Tuesday, January 12, 2010

The Final Fronteir

"Space. The Final Frontier. These are the voyages of the starship Enterprise it's continuing mission: to explore strange new worlds, to seek out new life, and new civilizations, to boldly go where no one has gone before."
Opening monologue, Star Trek: The Next Generation TV Series (modifired from Star Trek original series).
It's been well over 40 years since Gene Rodenberry's vision of the future Star Trek aired on Tv. The iconic mantra "to boldly go where no man has gone before" has become a staple in Americana. 10+ movies later, 6 series later, and countless novels, Star Trek's appeal has only broadened with the recent reboot by director J.J. Abrahms.
In 2010, well past the boom of the space race and the paranoia of the commies invading (at least the Russian commies), we move on to a new age in mankinds ever pursuant venture of exploration. Sir Richard Branson (Virgin Mobile, Virgin Airways, Virgin Records) has spear headed the next frontier of space exploration. Move over NASA, perhaps the real predecessor of the Star Trek universe isn't our government but the Branson owned Virgin Galactic.
Virgin Galactic is the worlds first ever space tourism--ah, capitalism in space, take that communists! Virgin Galactic has announced that tourists flights will be ready (pending smooth testing) to launch in 2011. 2011, why, that's just next year!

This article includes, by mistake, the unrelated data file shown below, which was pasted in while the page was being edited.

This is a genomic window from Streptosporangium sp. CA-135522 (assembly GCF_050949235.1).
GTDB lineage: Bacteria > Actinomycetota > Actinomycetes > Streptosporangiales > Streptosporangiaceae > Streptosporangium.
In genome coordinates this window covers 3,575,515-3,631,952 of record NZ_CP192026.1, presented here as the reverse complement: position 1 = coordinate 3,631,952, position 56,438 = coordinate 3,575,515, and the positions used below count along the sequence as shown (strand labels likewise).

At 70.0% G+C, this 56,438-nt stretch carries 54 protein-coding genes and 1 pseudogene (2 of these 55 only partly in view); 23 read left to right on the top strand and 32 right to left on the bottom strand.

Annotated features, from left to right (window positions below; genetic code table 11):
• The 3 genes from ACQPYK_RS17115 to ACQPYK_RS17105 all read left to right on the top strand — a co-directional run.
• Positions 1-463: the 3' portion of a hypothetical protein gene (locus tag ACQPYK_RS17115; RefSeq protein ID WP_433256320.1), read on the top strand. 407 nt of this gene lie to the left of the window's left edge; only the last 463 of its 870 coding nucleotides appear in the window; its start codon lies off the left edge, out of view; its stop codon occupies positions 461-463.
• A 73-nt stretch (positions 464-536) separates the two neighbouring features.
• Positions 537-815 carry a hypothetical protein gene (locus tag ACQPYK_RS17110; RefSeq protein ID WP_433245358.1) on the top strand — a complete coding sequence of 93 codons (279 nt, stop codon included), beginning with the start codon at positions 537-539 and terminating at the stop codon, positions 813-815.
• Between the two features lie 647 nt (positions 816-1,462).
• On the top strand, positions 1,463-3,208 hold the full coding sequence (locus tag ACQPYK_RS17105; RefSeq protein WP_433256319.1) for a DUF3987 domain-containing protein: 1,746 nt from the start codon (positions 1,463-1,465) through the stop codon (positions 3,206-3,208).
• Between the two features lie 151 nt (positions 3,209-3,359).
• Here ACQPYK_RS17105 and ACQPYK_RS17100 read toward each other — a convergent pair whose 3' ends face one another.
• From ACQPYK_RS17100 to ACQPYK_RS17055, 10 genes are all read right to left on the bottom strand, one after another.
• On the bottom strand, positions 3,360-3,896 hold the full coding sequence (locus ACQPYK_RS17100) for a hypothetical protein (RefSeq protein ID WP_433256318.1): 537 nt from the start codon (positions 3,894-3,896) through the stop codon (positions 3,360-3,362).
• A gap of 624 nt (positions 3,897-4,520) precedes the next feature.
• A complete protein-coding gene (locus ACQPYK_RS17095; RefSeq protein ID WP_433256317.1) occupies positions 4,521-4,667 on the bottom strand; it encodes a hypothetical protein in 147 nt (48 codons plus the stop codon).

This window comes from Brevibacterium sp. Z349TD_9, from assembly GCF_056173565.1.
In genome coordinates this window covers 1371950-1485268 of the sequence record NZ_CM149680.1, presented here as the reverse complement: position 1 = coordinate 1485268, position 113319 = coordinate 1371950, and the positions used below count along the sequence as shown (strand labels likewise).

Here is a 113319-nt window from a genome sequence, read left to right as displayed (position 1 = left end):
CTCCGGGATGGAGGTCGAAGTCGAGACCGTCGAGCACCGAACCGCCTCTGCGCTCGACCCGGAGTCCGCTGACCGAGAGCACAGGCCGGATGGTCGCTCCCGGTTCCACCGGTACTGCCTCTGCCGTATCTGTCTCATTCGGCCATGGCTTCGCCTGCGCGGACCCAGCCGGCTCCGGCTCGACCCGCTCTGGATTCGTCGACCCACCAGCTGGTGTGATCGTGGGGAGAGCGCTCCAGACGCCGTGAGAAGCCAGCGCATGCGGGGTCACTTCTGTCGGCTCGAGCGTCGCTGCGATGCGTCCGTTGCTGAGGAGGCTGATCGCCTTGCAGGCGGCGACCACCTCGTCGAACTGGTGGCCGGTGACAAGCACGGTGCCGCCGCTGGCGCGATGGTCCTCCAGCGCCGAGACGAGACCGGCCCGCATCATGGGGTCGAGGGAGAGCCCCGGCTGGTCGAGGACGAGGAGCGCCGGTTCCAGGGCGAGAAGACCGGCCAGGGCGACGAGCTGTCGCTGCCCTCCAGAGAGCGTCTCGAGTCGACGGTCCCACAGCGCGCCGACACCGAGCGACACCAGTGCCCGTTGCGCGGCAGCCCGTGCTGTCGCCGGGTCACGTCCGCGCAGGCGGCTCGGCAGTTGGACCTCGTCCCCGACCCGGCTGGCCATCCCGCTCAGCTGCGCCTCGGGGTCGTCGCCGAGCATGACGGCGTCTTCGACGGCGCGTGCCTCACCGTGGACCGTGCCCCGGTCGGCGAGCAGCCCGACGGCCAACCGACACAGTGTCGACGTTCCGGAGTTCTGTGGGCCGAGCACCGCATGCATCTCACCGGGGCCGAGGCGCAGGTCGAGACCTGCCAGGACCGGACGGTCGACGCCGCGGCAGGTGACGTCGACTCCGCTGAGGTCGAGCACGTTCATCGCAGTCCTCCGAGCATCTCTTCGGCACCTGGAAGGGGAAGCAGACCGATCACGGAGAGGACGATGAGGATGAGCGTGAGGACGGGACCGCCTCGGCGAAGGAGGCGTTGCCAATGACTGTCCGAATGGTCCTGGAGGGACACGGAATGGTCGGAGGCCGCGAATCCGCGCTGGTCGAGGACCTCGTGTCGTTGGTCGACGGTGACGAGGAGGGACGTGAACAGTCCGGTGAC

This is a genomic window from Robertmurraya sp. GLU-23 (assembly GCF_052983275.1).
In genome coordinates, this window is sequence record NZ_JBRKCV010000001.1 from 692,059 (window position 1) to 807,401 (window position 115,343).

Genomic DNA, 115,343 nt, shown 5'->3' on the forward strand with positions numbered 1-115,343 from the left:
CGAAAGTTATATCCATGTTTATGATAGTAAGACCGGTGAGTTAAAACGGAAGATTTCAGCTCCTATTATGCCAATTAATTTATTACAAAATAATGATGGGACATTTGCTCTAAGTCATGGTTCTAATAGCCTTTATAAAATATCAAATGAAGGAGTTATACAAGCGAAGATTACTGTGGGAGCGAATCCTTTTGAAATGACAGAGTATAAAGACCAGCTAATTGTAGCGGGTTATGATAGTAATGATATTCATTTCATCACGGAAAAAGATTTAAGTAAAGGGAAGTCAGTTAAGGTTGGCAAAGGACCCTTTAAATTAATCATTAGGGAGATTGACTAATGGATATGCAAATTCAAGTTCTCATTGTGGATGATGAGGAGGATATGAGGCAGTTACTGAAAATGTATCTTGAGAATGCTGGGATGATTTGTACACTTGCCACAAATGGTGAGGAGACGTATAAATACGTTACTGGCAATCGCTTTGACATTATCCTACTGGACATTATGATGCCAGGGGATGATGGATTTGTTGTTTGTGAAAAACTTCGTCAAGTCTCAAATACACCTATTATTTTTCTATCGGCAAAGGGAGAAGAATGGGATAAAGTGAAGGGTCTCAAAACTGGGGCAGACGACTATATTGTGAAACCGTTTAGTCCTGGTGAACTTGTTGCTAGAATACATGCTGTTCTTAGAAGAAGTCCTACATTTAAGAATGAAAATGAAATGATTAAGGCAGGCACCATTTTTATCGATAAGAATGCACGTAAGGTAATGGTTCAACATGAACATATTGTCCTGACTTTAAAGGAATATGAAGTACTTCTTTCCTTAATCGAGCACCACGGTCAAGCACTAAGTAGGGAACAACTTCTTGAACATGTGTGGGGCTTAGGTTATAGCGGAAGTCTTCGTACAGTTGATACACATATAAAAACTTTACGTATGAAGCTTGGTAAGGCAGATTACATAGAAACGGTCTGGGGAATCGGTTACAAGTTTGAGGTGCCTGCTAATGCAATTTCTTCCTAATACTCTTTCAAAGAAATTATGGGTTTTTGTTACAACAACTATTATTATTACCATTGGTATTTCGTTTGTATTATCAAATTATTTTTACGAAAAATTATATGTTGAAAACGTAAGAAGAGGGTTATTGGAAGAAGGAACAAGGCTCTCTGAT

Get this, the ships that will be launched into commercial sub-orbital space flight will be named, appropriately, the V.S.S. Enterprise and the V.S.S. Voyager. Both ships share the name with both an actual NASA spacecraft (The Enterprise and Voyager space shuttles, and the Voyager sattelite launched in the mid 20th century) and with starships in the Star Trek Universe, the most famous being the flagship of the show the U.S.S. Enterprise NCC-1701.
So, why am I telling you this? Why am I bantering about Star Trek and space exploration, and virgin mobile and the like. I'l l tell you why. Because it's fuckin' cool, okay?
As a child, I wanted to be an astronaut. I was, and continue to be fascinated by the stars and the cosmos. What lies beyond the Terran realm once captured my imagination and put a choke hold on it that remains to this day. I would later, as a child still, discover Star Trek and fall in love with the series and it's message. I dreamt of exploring space, of exploring the final frontier, of catching a glimpse into a future that seemed unimaginable at the time. To catch a glimpse at the moon from orbit. To fly past the rings of Saturn, to look at the Earth from outside of it!? Can you imagine it. The images engraved in our head of a blue earth with green land and white swirly clouds, suddenly palpable. Suddenly, stricken by the sharp contrast of the blackness and emptiness of space, the maginficence of the Milkyway, and the fieral burning of the sun. For the first time, you could see both night and day on Earth and be subject to neither!
Virgin Galactic has done for my dreams of space exploration what NASA could never do. Put it within reach. Maybe, I won't be courting green aliens, or talking to a Scottish engineer who's telling me that we can't go any faster, maybe I won't be butting heads with a pointy eared little freak who's undeniable logic irks me, or instructing a prepubescant boy to "Engage". Perphaps, I'll never go faster than the speed of light or save a planet. But, thanks to Sir Branson I'll be able to travel in outer space on the starship Enterprise, and I'll be damned if I'm not wearing a Starfleet uniform.

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